You may be referred to a doctor who specializes in disorders of the joints (rheumatologist).
What you can do
- Write down your symptoms, including any that may seem unrelated to the reason why you scheduled the appointment.
- Write down your key medical information, including other conditions and any history of injury to the painful joint.
- Write down key personal information, including any major changes or stressors in your life.
- Make a list of all your medications, vitamins or supplements.
- Ask a relative or friend to accompany you, to help you remember what the doctor says.
- Write down questions to ask your doctor.
Questions to ask your doctor
- What's the most likely cause of my symptoms?
- What kinds of tests do I need?
- What self-care steps are likely to help improve my symptoms?
- Do I need to restrict any activities?
- What new signs or symptoms should I watch for at home?
- How soon do you expect my symptoms will resolve?
- I have other health conditions. How can I best manage them together?
In addition to the questions that you've prepared to ask your doctor, don't hesitate to ask other questions.
What to expect from your doctor
Your doctor is likely to ask you a number of questions. Being ready to answer them may leave time to go over points you want to spend more time on. You may be asked:
March 20, 2015
- When did you first begin experiencing these symptoms? Have they worsened over time?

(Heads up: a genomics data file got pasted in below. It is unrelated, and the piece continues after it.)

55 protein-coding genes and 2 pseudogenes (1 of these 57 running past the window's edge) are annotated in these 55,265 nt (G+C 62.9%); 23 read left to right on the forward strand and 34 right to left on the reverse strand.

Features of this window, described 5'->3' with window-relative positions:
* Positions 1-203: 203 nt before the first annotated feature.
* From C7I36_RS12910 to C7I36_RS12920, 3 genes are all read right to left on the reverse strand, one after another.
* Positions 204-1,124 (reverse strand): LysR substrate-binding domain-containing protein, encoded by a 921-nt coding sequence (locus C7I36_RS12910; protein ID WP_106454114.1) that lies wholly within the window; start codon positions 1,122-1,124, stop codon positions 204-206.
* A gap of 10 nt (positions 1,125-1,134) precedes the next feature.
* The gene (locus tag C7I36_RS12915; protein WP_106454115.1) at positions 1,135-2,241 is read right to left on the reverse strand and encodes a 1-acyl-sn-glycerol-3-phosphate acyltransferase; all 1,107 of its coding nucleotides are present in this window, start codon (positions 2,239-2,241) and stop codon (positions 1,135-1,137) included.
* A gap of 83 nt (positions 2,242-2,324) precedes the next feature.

- Where is your pain located?
- Does exercise or physical exertion make your symptoms worse?
- Does anything else seem to make your pain worse or better?
- Are you having any difficulty breathing?
- Have you had any recent respiratory infections?
- Have you had any recent injuries to your chest?
- Have you been diagnosed with any other medical conditions?
- Have you recently experienced a significant amount of stress or change?
- Are you aware of any history of heart problems in your family?
- Ferri FF. Costochondritis. In: Ferri's Clinical Advisor 2015: 5 Books in 1. Philadelphia, Pa.: Mosby Elsevier; 2015. https://www.clinicalkey.com. Accessed Feb. 4, 2015.
- Phillips K, et al. Treatment of musculoskeletal chest pain. http://www.uptodate.com/home. Accessed Feb. 4, 2015.
- McMahon SB, et al. Thoracic pain. In: Wall & Melzack''s Textbook of Pain. 6th ed. Philadelphia, Pa.: Saunders Elsevier; 20015. https://www.clinicalkey.com. Accessed Feb. 4, 2015.
- Wise CM. Major causes of musculoskeletal chest pain in adults. http://www.uptodate.com/home. Accessed Feb. 4, 2015.
- Frontera WR, et al. Costernal syndrome. In: Essentials of Physical Medicine and Rehabilitation: Musculoskeletal Disorders, Pain, and Rehabilitation. 3rd ed. Philadelphia, Pa.: Saunders Elsevier; 20013. https://www.clinicalkey.com. Accessed Feb. 4, 2015.
- AskMayoExpert. What are the most common causes of chest wall pain? Rochester, Minn.: Mayo Foundation for Medical Education and Research; 2014.
- McConaghy JR, et al. Outpatient diagnosis of acute chest pain in adults. American Family Physician. 2013;87:177.
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